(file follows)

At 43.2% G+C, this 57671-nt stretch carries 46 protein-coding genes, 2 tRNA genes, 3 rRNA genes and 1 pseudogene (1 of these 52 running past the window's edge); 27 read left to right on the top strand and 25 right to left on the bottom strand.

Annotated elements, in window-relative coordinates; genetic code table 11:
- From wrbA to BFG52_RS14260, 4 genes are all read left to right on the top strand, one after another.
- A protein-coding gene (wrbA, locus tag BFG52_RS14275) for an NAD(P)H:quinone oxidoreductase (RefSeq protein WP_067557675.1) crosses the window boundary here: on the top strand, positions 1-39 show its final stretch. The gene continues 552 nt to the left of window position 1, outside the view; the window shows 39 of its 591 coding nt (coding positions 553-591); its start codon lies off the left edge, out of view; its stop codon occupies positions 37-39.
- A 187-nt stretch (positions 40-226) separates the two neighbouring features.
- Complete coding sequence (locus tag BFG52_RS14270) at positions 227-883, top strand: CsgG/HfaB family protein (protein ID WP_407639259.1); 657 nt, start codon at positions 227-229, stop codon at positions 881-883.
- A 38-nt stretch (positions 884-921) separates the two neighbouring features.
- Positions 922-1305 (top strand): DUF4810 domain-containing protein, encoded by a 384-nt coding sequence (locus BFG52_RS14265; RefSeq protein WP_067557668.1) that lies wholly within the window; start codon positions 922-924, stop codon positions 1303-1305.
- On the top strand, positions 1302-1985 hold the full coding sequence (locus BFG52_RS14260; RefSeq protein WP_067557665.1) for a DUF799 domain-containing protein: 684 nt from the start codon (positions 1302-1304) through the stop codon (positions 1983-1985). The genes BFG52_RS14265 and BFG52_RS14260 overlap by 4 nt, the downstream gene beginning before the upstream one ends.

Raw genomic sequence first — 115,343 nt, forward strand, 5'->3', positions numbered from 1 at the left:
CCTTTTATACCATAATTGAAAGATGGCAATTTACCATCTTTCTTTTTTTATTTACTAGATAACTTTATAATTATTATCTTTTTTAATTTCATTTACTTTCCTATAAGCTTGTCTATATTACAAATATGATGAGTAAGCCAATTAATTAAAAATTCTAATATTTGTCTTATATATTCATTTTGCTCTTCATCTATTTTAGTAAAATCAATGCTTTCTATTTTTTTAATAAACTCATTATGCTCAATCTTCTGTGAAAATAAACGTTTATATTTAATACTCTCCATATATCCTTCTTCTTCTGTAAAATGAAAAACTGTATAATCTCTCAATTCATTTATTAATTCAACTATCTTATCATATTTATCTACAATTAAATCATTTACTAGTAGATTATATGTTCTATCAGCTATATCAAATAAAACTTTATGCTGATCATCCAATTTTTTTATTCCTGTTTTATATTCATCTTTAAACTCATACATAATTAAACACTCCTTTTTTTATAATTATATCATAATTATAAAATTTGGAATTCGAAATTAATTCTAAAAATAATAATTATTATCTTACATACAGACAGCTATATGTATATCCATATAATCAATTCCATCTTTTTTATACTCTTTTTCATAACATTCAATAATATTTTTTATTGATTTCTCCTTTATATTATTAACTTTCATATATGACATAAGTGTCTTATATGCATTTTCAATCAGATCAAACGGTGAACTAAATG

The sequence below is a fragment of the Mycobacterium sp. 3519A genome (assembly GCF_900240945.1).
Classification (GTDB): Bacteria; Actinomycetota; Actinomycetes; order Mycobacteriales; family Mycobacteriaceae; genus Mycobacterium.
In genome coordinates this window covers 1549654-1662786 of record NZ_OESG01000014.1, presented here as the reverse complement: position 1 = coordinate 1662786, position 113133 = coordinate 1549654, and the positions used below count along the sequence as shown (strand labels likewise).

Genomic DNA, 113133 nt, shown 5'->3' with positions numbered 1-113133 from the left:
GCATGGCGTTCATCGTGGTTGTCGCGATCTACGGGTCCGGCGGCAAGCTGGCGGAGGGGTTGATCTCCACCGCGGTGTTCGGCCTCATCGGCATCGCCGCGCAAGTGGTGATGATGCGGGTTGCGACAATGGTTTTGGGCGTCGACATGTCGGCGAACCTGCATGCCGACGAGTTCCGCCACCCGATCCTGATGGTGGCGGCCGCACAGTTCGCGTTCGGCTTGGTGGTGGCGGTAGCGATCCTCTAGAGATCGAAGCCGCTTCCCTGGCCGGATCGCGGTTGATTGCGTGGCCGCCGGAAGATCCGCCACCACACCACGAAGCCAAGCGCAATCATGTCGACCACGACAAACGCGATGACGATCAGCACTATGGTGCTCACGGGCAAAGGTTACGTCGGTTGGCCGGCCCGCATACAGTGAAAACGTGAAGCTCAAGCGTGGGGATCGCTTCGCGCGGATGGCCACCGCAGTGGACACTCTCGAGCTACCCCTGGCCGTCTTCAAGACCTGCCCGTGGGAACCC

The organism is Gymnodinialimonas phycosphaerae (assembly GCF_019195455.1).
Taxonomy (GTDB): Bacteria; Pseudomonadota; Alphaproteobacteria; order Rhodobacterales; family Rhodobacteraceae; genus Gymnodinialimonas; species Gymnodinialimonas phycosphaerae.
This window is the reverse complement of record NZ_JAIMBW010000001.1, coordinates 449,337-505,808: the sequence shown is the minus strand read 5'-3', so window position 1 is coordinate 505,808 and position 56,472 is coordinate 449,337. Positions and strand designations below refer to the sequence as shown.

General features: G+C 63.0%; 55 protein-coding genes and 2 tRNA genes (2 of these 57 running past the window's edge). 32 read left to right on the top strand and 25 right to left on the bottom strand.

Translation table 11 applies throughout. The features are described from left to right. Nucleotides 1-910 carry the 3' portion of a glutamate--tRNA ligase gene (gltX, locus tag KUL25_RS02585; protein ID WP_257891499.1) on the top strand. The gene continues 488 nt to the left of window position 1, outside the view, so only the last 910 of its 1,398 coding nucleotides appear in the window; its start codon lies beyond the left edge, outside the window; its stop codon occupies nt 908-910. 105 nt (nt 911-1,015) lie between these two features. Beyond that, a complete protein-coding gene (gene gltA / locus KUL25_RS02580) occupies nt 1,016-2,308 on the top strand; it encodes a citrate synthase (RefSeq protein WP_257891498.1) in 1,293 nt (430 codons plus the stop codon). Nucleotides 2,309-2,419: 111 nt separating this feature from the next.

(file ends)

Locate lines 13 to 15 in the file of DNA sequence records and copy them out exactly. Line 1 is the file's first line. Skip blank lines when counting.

Classification (GTDB): Bacteria; Actinomycetota; Actinomycetes; order Mycobacteriales; family Mycobacteriaceae; genus Mycobacterium.
In genome coordinates this window covers 1549654-1662786 of record NZ_OESG01000014.1, presented here as the reverse complement: position 1 = coordinate 1662786, position 113133 = coordinate 1549654, and the positions used below count along the sequence as shown (strand labels likewise).

Genomic DNA, 113133 nt, shown 5'->3' with positions numbered 1-113133 from the left: